(look out for line breaks :)
Thank you, that's great!
Do you know of a way to output the above number (or any arbitrary number) in javascript as a string?
var
maxValue="1797693134862315508561243283845062402343 43437157459335924404872448581845754556114388470639 94312622032196080402715737157080985288496451174304 40876627676009095943319277282370788761887605795325 63768698654064825262115771015791463983014857704008 12341945938624514172370314809752910842335888345766 5451722744025579520";
Now, its a string :) Number.MAX_VALUE.toString() just gives me the exponential form.
Due to it's precision abilities.
I guess it's got something to do with manipulating the binary number directly and converting it into decimal form using bitwise shifts and iteration (??), but I have no clue as to where to start (not used to working directly with binary numbers).
Has nothing to do with that.
Could you point me in the right direction? Thanks!
See above.

Randy
comp.lang.javascript FAQ  http://jibbering.com/faq & newsgroup weekly
Javascript Best Practices  http://www.JavascriptToolbox.com/bestpractices/  
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> > Do you know of a way to output the above number (or any arbitrary number) in javascript as a string?
var maxValue="1797693134862315508561243283845062402343 43437157459335924404872448581845754556114388470639 94312622032196080402715737157080985288496451174304 40876627676009095943319277282370788761887605795325 63768698654064825262115771015791463983014857704008 12341945938624514172370314809752910842335888345766 5451722744025579520";
Now, its a string :)
Number.MAX_VALUE.toString() just gives me the exponential form.
Due to it's precision abilities.
Thanks, but I'm really looking for a way to do this for any *abritrary*
number that's too long to be represented in standard decimal form.
So for example if given an integer between 1 and 1000 (x), how could I
output the decimal (not exponential) form of the following:
Number.MAX_VALUE  x
Basically I need an algorithm for how you obtained the long form above,
but for any integer, not just Number.MAX_VALUE.
Thanks for your help so far!  
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 bo******@gmx.net wrote: Thanks, but I'm really looking for a way to do this for any *abritrary* number that's too long to be represented in standard decimal form.
So for example if given an integer between 1 and 1000 (x), how could I output the decimal (not exponential) form of the following:
Number.MAX_VALUE  x
Basically I need an algorithm for how you obtained the long form above, but for any integer, not just Number.MAX_VALUE.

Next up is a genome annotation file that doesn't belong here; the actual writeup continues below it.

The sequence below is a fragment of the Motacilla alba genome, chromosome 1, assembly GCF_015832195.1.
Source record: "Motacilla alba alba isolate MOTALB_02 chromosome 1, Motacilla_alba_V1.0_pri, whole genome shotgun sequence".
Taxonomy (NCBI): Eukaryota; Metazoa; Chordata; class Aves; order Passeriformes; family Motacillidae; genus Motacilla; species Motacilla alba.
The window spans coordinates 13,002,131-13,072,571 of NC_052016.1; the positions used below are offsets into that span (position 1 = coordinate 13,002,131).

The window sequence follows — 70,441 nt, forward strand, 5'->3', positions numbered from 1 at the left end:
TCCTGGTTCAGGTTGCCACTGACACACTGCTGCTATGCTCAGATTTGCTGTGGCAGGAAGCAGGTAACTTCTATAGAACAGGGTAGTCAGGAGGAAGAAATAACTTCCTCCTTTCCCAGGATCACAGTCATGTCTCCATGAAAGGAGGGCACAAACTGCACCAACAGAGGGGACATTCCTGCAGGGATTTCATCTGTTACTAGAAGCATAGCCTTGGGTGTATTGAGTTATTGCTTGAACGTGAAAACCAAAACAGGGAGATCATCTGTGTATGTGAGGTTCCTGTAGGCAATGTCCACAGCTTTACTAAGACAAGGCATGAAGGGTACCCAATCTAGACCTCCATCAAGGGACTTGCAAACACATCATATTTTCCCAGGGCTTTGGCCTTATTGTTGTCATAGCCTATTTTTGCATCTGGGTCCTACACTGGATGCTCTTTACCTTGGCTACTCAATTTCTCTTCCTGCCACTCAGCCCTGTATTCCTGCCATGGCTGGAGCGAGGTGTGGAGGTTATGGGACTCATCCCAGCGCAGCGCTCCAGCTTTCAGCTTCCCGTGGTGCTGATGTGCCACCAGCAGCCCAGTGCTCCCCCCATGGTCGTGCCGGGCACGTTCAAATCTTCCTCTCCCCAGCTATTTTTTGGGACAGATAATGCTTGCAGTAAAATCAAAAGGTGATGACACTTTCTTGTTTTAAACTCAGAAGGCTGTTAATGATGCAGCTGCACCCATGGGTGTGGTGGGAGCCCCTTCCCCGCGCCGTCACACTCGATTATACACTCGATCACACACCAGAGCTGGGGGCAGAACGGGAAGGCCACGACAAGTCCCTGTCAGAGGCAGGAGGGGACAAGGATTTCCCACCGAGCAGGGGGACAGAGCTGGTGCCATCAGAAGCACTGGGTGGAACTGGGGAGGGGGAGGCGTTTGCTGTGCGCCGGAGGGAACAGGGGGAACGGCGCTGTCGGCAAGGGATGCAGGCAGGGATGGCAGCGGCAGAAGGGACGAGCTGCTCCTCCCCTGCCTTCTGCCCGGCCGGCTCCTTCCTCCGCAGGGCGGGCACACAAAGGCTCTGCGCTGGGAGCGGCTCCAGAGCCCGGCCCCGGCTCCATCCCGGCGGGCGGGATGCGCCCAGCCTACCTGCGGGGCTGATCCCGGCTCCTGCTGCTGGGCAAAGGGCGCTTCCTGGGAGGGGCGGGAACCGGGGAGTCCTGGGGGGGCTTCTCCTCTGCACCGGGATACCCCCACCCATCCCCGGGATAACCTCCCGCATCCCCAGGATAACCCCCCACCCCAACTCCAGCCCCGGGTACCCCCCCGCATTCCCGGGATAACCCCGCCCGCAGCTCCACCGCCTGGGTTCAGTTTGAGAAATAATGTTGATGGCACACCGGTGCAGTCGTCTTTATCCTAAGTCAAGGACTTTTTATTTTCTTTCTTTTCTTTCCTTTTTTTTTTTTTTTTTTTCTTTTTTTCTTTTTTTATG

Doesn't answer directly to your question, but a good consideration
point:
The biggest JavaScript/JScript integer still returned by toString
method "as it is" 999999999999999930000 or round that. Bigger integer
will be brought into exponential form.
But long before that number the buildin math will stop working
properly (from the human point of view of course). Say
999999999999999930000 and 999999999999999900000 have the same string
form 999999999999999900000 so your error may be up to 50000 and even
higher which is doubtfully acceptable :)
Usually (unless custom BigMath ligraries are used) on 32bit platforms
like Windows you can work reliable only with numbers up to 0xFFFFFFFF
(decimal 4294967295). After this "magic border" you already dealing not
with real numbers, but with machine fantasies.
As 0xFFFFFFFF and lesser are not converted into exponential form by
toString method, your problem has simple solution: do not go over
0xFFFFFFFF, there is nothing useful there anyway.  
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> Usually (unless custom BigMath ligraries are used) on 32bit platforms like Windows you can work reliable only with numbers up to 0xFFFFFFFF (decimal 4294967295). After this "magic border" you already dealing not with real numbers, but with machine fantasies.
As 0xFFFFFFFF and lesser are not converted into exponential form by toString method, your problem has simple solution: do not go over 0xFFFFFFFF, there is nothing useful there anyway.
Thank you, that'll be absolutely fine for what I'm doing. Makes perfect
sense as well... and don't like the sound of machine fantasies too much
:)
Thanks everyone.  
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JRS: In article <y7**********@hotpop.com>, dated Fri, 17 Mar 2006
21:44:55 remote, seen in news:comp.lang.javascript, Lasse Reichstein
Nielsen <lr*@hotpop.com> posted : bo******@gmx.net writes:
Yes. The first integer that cannot be represented by a 64 bit
IEEE